# What Is the Length of an Arc of a Circle When the Angle Is in Radians?

The length of an arc of a circle is given by the formula:

where θ is the angle (in radians) subtended by the arc and r is the radius of the circle.

# How to Find the Length of an Arc of a Circle When the Angle Is in Radians

Question: What is the length of the arc with angle θ and radius r, as shown below?

Step 1
Multiply the angle θ by the radius r.
θ × r = θr.

This is the length of the arc with angle θ and radius r.

# A Real Example of How to Find the Length of an Arc of a Circle When the Angle Is in Radians

Question: What is the length of the arc with an angle of 1 radian and a radius of 5cm, as shown below?

Step 1
Multiply the angle, 1 radian, by the radius, 5cm.
1 × 5 = 5cm.

The length of the arc with an angle of 1 radian and a radius of 5cm is 5cm.

# Another Real Example of How to Find the Length of an Arc of a Circle When the Angle Is in Radians

The slider below shows another real example of how to find the length of an arc of a circle when the angle is in radians:

# How to Find the Length of an Arc of a Circle When the Angle Is in Degrees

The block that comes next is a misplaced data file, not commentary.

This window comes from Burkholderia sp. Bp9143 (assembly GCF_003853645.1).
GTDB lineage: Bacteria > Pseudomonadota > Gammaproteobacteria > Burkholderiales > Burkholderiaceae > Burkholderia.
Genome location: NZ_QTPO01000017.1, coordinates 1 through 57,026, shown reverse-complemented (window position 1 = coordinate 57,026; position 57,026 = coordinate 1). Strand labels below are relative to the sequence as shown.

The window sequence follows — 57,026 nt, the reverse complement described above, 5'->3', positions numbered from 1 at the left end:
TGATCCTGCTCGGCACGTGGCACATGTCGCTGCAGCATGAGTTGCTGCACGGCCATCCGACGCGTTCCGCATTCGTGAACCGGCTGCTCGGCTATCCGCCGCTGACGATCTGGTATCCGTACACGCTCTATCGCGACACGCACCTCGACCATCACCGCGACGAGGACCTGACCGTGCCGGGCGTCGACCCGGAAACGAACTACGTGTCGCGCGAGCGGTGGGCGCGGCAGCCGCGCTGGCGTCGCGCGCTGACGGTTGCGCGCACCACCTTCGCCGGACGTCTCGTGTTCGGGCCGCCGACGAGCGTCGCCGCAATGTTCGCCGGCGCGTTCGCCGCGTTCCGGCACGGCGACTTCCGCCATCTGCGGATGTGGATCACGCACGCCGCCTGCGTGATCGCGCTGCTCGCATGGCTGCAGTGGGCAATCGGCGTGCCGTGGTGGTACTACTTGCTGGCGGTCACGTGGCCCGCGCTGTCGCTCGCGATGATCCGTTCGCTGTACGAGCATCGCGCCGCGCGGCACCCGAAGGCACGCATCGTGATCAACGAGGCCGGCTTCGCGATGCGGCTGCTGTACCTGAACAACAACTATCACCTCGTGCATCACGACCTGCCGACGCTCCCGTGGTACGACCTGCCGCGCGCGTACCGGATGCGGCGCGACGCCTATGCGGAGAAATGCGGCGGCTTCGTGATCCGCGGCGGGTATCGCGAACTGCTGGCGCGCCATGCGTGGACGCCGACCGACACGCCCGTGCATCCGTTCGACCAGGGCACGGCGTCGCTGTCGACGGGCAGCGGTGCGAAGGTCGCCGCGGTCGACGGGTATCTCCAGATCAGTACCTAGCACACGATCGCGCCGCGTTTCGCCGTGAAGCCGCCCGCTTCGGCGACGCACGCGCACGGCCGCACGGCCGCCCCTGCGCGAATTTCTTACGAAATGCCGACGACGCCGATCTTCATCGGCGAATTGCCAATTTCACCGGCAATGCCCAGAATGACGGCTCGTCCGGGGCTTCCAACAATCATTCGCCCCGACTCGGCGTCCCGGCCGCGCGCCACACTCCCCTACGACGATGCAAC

The formula used on this page works when the angle subtended by the arc is in radians.

When the angle subtended by the arc is given in degrees, the formula for the length of the arc becomes:

Read more about how to find the length of an arc (in degrees)
Geometry Lessons
show

##### Note
WHAT IS AN ARC?

An arc is a portion of the circumference.

Radians are a way of measuring angles.

1 radian is the angle found when the radius is wrapped around the circle.

There are 2π radians in a full angle.

WHY DOES THE FORMULA WORK?

The length of an arc is just a fraction of the circumference of the circle of the same radius.

For example, an arc that is halfway round a circle is half the circumference of a circle.

An arc that is a quarter way round a circle is quarter the circumference of a circle.

In each case, the fraction is the angle of the arc divided by the full angle of the circle.

When measured radians, the full angle is 2π.

Hence for a general angle θ, the formula is the fraction of the angle θ over the full angle 2π multiplied by the circumference of the circle:

The 2π's cancel, leaving the simpler formula: